Work/life/school ‘balance’: An imperfect juggling act

This month, my assigned blog topic is “work-life balance.” I’ll confess up front that I cringe every time I hear that term. Balance is an elusive concept that is undefined and therefore impossible to achieve. Balance looks completely different depending on each individual’s personality, stage of life and career ambitions. Some people work a nine to five job, then spend the rest of their time as they please. Other people work 12-hour days, traveling to their client site 80 percent of every week. There is no right or wrong and there is no perfect recipe for work-life balance. Each individual has to find the rhythm that works for him or herself.
I’m the kind of person who loves being busy. I’m most energized when I have a full calendar and lengthy to-do list. At the same time, I’m constantly seeking perfection, so when I don’t succeed at a project, I tend to stress and experience burnout. Recognizing these attributes in myself, I try to be intentional about not running myself ragged. Even though I want to be successful, I also want to be healthy and joyful and a caring, compassionate person. Below are some of the practices that help me regain some degree of stability in these efforts (I can’t claim to have found balance yet).  

Prioritize mental, physical  and emotional health
When my life is out of whack, my body always knows before my mind. If I’m overworked and not getting enough sleep I start getting crazy headaches and feel fatigued (despite trying to self-medicate with copious amounts of caffeine). If I’m stressed out, I feel my blood race through my veins or — in bad cases — I start to develop stomach ulcers. In these situations, I try to stop and listen to these bodily responses as a wake-up call that it’s time to focus on my health.
If you find yourself feeling physical manifestations of work-life imbalance, I’d urge you to stop and pay attention to it. Restore healthy sleep habits and healthy eating habits. When you feel stressful situations arise at work or school, try to calm yourself down with a walk or a deep breath. If you’re finding that stress is ongoing, then try to schedule downtime as a reminder to take a break. Or better yet — take a vacation or personal day. In some cases, none of these approaches are enough and it’s time to seek professional intervention in the form of a doctor’s visit or a visit to a counselor.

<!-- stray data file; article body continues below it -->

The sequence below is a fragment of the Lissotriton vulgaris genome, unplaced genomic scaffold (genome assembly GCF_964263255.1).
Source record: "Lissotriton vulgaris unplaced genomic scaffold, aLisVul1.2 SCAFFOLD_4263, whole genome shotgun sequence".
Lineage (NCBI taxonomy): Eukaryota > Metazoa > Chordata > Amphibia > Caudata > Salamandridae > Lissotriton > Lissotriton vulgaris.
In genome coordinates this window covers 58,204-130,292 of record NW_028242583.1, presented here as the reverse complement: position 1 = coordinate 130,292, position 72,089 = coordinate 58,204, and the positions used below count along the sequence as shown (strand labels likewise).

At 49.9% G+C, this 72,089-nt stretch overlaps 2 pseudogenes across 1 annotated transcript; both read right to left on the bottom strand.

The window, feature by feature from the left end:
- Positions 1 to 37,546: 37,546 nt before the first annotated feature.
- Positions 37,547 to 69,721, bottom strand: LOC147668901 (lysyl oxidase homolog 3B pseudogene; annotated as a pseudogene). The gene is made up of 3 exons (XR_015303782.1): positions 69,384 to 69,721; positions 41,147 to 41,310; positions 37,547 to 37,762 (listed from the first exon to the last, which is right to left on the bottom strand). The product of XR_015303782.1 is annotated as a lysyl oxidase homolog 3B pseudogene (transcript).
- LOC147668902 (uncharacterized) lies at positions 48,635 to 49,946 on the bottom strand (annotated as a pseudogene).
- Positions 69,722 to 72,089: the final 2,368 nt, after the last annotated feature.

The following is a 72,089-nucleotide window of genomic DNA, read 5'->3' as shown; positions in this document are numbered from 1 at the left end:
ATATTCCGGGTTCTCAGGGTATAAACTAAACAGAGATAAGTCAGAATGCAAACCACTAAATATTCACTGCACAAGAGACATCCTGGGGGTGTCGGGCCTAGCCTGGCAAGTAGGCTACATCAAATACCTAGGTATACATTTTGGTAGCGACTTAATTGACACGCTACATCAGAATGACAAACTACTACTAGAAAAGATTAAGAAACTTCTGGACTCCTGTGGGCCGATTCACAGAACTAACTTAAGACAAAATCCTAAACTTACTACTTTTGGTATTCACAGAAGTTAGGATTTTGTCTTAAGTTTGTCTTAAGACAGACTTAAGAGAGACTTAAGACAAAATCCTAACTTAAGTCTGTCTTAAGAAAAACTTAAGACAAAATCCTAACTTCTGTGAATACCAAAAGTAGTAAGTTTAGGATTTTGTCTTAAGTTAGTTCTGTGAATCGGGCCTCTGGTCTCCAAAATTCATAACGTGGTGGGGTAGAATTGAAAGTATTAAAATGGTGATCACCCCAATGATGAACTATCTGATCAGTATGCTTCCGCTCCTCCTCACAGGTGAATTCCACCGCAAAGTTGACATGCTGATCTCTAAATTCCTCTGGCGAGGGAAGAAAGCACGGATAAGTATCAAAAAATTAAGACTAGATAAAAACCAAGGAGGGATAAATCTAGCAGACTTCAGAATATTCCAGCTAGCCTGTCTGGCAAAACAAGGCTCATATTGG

Find a noncompetitive hobby
When you’re already struggling to balance school, work and life, it might seem counterintuitive to add another activity to your calendar. However, I’ve found that one of the most effective ways that I stay “in balance” is by maintaining a noncompetitive hobby. For me, that hobby is exercising. I run, practice yoga, and go to group fitness classes as a stress release. Some of my classmates are involved as board members of nonprofits, or season ticket holders of Atlanta United, or as avid concert-goers. Whatever hobby you choose, try to find something where you are so engaged in the activity that you don’t even think about work or school — something where you aren’t tempted to check email or worry about upcoming deadlines.

Maintain a support system
When I’m feeling overwhelmed with work and school, I tend to deprioritize relationships. I avoid water cooler conversations or lunch with colleagues so that I have more productive work hours. I neglect social time with friends and family so that I have more hours in the day to study. Ultimately, I’ve learned that neglecting these relationships inevitably leads to subpar performance at both work and school. Rather than outright neglecting these relationships, I try to be selective about the commitments that I make and I try not to let work or school supersede those commitments. Whether that means leaving my work laptop at home during vacations or giving up a few hours of studying so that I can be present to a friend going through a hard time, I try to make sure that my career ambitions don’t get in the way of my ambitions to be a supportive friend, daughter and sister.
In summary, I’d encourage you to give up the impossible task of achieving work-life balance. Instead, decide a few qualities you want to embody (healthy? caring? “successful”?) and figure out a plan for how to align your work, school and personal schedule so that you can embody those characteristics in all realms of life.

Lindsay Eierman

Lindsay Eierman

Lindsay Eierman is a 19EvMBA student and marketing manager at ScanTech Sciences, Inc. - a company that designs, manufactures and operates systems for the Electronic Cold-Pasteurization (ECP) of food. Passionate about creating strategies to help bring new technologies to market, she thrives when promoting a product or service that has both economic and societal impact. Carswell holds a B.A. in Philosophy, Politics and Economics from the University of Pennsylvania and an M.Div. from Duke Divinity School.

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